Current odious debt doctrine– using the term “doctrine” loosely, since it has never formally been adopted by a court or international decision maker– dates back to a 1927 treatise by a wandering Russian academic named Alexander Sack. Sack suggested that debt obligations are odious and therefore unenforceable if 1) they were incurred without the consent of the populace; 2) they did not benefit the populace; and 3) the lender knew or should have known about the absence of consent and benefit. The tripartite Sack definition, which quickly became the foundation of odious debt analysis, contemplates a debt-by-debt approach to questionable borrowing. As attractive as it is in theory, the debt-by-debt approach has a debilitating weakness: money is fungible. A loan that is ostensibly incurred for beneficent purposes often may simply free up other money for misuse. The principal alternative to a debt-by-debt approach is focusing on the odiousness of the regime, rather than the nature of a particular loan. We argue in this article that a regime-centered strategy is the most promising way forward for odious debt doctrine. To make this case, we must first define what an odious regime is. Perhaps because the Sack definition does not home in directly on the regime, prior scholars have not defined what should or should not count as an odious regime. More surprising, even the few commentators who do call for regime-centered perspectives elide the definitional question. This article attempts to fill the vacuum. A regime is odious, we will argue, if it engages in either systematic suppression or systematic looting. Odious regimes sometimes suppress a subgroup of the population, as with blacks in Apartheid South Africa and Jews in Nazi Germany, and sometimes suppress the entire population, as with Idi Amin’s Uganda. The suppression often, but not always, is accompanied by looting. Every odious regime, in our view, is marked by one, the other or both. After developing our definition, we consider how the definition might be operationalized. We propose that two existing institutions, the United Nations and the International Monetary Fund, share responsibility for identifying odious regimes. The UN, in our view, is best positioned to determine whether a regime is engaging in systematic suppression, while the IMF would assess concerns about looting and other, similar financial depredations. If the UN found evidence of systematic suppression, its declaration of odiousness, which could be made either while the regime was in place or after a new regime had emerged, would render obligations of the regime unenforceable. We envision the IMF policing a regime’s looting by imposing conditionalities on access to IMF assistance as well as invalidating the regime’s debt.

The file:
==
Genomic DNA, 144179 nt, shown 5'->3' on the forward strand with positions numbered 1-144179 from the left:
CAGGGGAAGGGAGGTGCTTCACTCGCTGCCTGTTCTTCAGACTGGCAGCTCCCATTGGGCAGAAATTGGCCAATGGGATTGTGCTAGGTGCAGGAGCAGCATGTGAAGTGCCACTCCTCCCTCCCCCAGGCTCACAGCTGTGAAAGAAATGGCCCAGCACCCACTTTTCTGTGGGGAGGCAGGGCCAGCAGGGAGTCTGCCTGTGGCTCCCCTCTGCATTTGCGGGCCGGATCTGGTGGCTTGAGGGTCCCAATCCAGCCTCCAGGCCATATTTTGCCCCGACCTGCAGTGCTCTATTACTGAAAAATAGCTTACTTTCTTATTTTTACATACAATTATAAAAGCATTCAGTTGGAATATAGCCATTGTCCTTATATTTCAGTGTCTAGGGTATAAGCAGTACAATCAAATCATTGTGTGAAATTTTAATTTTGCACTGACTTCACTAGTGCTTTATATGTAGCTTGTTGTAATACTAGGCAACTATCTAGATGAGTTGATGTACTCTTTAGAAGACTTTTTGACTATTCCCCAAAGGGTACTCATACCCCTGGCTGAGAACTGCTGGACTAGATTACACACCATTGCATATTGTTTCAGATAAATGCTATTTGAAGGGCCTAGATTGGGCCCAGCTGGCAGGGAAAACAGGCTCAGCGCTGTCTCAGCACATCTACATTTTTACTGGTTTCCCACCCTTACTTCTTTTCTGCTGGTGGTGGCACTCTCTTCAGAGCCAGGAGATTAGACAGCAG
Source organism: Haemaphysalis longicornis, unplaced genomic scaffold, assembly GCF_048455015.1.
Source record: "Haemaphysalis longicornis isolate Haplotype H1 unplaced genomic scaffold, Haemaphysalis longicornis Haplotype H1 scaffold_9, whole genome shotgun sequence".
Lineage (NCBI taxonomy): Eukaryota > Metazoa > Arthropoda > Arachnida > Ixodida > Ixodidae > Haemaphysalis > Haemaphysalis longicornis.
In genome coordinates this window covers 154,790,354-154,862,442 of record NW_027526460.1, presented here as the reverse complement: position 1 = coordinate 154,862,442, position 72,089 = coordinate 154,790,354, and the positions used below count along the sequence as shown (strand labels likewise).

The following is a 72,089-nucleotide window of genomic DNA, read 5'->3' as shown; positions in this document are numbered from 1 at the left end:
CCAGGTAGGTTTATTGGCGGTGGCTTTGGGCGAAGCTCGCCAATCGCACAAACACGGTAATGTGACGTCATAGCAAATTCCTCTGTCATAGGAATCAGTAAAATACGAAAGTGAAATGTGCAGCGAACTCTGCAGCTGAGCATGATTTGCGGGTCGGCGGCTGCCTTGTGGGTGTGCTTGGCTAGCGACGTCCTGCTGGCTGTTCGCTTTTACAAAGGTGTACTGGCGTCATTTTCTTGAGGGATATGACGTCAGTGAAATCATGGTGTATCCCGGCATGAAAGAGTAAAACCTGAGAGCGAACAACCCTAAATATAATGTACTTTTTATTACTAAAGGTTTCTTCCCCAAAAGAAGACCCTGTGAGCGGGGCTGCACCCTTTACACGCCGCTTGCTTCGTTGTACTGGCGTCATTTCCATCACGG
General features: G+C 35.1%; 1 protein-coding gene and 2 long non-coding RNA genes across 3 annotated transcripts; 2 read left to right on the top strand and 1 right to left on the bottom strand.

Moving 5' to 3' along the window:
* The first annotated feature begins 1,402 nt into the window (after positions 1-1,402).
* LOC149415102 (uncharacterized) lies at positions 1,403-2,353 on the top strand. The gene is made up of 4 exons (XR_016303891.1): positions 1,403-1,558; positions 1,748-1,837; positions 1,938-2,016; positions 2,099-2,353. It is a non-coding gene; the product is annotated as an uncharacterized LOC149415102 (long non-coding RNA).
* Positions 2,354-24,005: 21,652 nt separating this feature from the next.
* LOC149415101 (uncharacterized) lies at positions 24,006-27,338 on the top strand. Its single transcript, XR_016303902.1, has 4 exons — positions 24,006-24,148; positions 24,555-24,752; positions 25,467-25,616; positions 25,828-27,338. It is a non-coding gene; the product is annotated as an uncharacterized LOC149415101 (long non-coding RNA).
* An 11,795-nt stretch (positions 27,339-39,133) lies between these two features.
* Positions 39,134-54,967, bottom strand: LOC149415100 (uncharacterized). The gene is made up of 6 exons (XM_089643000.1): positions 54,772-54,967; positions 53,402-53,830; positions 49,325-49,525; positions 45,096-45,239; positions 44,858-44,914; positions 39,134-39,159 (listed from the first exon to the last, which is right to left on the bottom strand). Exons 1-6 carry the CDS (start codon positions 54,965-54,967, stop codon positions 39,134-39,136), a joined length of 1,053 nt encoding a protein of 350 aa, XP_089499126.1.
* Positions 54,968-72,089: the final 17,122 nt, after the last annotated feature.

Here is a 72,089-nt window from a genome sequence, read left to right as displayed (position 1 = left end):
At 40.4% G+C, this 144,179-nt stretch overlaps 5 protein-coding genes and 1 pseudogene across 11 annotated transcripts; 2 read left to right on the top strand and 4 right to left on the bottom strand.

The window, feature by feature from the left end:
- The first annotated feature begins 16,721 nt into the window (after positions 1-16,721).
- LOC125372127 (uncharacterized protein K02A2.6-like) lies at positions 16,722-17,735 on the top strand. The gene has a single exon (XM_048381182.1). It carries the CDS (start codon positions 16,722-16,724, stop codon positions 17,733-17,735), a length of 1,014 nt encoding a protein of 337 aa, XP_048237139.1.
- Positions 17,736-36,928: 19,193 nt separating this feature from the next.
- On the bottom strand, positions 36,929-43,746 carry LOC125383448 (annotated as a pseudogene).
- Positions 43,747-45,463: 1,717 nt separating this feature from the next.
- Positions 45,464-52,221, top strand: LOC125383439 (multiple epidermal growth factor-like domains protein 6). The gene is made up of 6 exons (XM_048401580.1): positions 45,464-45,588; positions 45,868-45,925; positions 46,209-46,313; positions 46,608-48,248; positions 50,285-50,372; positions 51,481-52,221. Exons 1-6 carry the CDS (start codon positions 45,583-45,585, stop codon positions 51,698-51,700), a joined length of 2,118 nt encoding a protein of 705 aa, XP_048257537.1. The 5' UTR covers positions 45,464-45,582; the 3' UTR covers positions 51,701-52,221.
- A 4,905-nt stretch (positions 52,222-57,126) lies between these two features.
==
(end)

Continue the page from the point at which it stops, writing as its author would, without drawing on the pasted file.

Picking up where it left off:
Bolton, Patrick and Skeel, David A. Jr., "Odious Debts or Odious Regimes?" (2007). Faculty Scholarship at Penn Law. 184.